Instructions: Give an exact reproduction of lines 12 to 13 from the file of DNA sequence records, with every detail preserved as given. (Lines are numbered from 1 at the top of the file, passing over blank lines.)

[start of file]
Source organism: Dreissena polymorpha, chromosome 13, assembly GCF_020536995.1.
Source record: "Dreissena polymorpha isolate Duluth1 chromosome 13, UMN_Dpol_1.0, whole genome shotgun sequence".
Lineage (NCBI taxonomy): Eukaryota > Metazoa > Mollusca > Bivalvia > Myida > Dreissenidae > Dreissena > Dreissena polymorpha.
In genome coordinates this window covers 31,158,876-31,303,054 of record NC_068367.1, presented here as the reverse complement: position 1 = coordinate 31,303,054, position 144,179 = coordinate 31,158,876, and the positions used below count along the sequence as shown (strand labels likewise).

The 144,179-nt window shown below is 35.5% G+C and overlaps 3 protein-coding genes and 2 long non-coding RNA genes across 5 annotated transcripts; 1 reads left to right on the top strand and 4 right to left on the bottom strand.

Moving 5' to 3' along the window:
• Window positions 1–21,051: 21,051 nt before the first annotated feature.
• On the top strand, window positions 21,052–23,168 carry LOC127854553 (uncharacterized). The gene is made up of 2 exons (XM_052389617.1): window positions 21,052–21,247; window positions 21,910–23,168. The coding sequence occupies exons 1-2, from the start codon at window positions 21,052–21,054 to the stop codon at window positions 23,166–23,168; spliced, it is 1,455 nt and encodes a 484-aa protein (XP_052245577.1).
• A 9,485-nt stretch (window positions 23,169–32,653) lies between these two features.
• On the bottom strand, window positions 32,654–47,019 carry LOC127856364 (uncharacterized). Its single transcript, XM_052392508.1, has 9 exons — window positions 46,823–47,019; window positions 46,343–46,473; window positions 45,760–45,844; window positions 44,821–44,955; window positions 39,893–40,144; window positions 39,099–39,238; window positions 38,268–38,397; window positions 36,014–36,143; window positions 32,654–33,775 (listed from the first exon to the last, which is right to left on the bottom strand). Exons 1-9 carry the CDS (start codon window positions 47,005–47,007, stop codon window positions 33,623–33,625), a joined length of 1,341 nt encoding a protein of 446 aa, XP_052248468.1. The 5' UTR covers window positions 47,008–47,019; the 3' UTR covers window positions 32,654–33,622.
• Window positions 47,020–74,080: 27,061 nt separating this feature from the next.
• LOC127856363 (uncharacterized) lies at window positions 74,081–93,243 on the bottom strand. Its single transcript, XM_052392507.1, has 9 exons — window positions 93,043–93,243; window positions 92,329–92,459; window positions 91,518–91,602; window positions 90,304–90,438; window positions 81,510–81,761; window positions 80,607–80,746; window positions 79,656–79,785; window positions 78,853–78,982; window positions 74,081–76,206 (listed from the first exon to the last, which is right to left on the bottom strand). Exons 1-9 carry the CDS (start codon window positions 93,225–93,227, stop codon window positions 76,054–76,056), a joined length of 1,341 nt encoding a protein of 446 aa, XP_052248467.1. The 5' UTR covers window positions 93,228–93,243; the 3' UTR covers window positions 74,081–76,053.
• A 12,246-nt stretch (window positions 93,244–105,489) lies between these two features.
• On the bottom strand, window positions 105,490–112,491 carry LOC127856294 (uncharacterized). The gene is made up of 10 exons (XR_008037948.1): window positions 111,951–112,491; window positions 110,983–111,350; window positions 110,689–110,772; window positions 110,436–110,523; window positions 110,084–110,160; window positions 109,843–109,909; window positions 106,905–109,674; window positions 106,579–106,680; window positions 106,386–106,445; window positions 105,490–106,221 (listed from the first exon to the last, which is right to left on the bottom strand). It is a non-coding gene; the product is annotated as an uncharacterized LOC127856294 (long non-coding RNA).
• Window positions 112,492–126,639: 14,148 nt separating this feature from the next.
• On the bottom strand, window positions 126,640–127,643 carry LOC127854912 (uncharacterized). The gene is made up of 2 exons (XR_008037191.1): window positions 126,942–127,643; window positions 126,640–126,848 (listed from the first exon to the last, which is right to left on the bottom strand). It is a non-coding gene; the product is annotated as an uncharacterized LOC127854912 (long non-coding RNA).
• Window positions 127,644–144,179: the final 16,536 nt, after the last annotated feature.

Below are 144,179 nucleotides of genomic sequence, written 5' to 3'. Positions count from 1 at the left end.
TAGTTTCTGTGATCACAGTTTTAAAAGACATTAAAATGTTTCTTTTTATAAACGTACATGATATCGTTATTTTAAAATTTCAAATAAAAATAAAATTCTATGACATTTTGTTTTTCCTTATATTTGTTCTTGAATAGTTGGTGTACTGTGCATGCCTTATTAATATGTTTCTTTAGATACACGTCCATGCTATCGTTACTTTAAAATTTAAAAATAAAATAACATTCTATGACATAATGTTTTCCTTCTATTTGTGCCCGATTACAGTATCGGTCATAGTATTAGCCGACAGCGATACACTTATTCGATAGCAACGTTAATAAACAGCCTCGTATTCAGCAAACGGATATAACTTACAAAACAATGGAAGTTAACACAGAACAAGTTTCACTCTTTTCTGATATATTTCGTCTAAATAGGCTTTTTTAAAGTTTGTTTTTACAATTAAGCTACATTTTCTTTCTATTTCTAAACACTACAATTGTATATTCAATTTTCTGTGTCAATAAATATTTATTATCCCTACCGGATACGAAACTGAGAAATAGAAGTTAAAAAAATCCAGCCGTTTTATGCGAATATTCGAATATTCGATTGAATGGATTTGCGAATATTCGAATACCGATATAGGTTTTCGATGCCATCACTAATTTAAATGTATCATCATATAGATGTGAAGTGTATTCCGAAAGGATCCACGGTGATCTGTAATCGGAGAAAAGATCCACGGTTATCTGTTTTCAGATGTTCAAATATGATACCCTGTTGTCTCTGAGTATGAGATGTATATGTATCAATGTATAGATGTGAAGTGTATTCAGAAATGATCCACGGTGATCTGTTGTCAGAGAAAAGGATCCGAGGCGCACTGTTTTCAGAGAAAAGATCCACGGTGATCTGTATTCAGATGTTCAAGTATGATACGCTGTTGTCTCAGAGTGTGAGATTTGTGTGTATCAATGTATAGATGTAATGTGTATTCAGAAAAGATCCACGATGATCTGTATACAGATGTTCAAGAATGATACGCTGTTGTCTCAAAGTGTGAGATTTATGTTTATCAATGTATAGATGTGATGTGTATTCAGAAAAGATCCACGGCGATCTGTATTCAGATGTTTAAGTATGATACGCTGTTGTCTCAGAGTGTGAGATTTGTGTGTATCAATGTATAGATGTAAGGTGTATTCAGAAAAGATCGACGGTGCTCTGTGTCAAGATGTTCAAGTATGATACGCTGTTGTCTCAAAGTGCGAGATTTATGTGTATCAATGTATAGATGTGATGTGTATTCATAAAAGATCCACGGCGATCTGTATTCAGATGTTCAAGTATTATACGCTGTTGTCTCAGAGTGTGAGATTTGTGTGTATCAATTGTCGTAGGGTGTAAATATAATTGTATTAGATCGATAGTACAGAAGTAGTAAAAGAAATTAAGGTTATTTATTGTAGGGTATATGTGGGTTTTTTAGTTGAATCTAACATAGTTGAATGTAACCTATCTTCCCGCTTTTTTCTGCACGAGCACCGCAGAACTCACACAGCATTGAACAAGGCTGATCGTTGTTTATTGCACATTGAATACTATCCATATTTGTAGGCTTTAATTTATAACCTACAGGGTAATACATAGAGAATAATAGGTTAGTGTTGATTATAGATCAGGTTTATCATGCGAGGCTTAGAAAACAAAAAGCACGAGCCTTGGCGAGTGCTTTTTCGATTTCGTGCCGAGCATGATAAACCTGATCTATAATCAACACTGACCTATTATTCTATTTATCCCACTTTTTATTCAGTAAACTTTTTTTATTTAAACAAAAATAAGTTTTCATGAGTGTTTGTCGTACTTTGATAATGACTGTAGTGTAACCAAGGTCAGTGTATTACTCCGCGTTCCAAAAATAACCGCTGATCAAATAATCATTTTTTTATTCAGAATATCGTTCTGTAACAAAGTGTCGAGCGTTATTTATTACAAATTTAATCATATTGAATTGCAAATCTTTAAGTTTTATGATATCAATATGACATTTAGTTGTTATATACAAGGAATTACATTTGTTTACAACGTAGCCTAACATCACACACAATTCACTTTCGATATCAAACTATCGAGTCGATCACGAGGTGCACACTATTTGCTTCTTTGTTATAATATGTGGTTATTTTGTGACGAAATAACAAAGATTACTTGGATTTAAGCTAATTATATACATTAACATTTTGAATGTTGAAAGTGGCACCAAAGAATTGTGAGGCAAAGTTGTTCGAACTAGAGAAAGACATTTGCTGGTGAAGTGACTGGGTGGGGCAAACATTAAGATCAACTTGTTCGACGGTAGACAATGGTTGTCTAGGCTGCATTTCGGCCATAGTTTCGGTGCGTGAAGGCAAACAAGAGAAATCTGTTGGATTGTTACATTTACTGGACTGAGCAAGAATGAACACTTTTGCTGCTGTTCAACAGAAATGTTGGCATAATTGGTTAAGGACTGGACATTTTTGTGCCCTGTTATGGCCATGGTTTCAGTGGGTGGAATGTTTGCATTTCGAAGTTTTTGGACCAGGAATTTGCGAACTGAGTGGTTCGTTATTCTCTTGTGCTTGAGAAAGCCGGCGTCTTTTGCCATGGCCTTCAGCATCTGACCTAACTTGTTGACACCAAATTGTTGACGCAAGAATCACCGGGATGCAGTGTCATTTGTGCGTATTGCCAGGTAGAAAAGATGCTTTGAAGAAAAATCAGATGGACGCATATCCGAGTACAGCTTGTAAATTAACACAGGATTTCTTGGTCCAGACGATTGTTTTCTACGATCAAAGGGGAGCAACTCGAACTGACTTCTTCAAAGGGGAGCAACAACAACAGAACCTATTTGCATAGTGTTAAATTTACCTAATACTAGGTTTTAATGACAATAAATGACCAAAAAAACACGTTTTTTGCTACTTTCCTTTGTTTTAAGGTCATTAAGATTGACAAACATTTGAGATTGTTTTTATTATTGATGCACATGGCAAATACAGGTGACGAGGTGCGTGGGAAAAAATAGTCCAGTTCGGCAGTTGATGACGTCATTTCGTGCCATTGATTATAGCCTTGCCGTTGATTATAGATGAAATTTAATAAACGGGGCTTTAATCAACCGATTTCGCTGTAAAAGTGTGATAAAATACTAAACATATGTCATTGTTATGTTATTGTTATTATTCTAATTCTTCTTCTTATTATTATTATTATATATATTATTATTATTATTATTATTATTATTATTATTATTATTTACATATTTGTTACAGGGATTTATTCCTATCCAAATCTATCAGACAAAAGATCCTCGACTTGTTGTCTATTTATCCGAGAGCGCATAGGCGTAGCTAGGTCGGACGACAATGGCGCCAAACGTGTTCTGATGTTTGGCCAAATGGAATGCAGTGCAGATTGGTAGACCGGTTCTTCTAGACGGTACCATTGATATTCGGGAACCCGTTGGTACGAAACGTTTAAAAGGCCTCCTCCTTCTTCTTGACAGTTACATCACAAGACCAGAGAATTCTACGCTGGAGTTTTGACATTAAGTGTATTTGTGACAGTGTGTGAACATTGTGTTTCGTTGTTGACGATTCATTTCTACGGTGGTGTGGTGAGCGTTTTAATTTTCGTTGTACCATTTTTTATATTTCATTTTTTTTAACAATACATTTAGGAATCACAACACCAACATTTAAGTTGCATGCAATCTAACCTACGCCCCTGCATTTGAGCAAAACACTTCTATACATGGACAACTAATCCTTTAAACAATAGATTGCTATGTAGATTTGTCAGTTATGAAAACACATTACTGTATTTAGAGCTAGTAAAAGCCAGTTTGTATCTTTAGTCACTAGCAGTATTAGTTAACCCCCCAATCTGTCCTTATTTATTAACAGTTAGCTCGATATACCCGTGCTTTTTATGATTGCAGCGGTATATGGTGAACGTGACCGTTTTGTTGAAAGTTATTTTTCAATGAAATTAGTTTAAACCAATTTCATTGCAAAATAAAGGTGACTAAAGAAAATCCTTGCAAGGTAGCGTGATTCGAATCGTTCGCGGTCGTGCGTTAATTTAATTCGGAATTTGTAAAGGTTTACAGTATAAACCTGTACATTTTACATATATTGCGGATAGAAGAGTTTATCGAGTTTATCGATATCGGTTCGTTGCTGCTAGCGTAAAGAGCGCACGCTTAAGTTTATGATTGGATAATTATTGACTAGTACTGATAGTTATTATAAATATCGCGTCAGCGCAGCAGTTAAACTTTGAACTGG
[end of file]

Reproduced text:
• LOC127856363 (uncharacterized) lies at window positions 74,081–93,243 on the bottom strand. Its single transcript, XM_052392507.1, has 9 exons — window positions 93,043–93,243; window positions 92,329–92,459; window positions 91,518–91,602; window positions 90,304–90,438; window positions 81,510–81,761; window positions 80,607–80,746; window positions 79,656–79,785; window positions 78,853–78,982; window positions 74,081–76,206 (listed from the first exon to the last, which is right to left on the bottom strand). Exons 1-9 carry the CDS (start codon window positions 93,225–93,227, stop codon window positions 76,054–76,056), a joined length of 1,341 nt encoding a protein of 446 aa, XP_052248467.1. The 5' UTR covers window positions 93,228–93,243; the 3' UTR covers window positions 74,081–76,053.
• A 12,246-nt stretch (window positions 93,244–105,489) lies between these two features.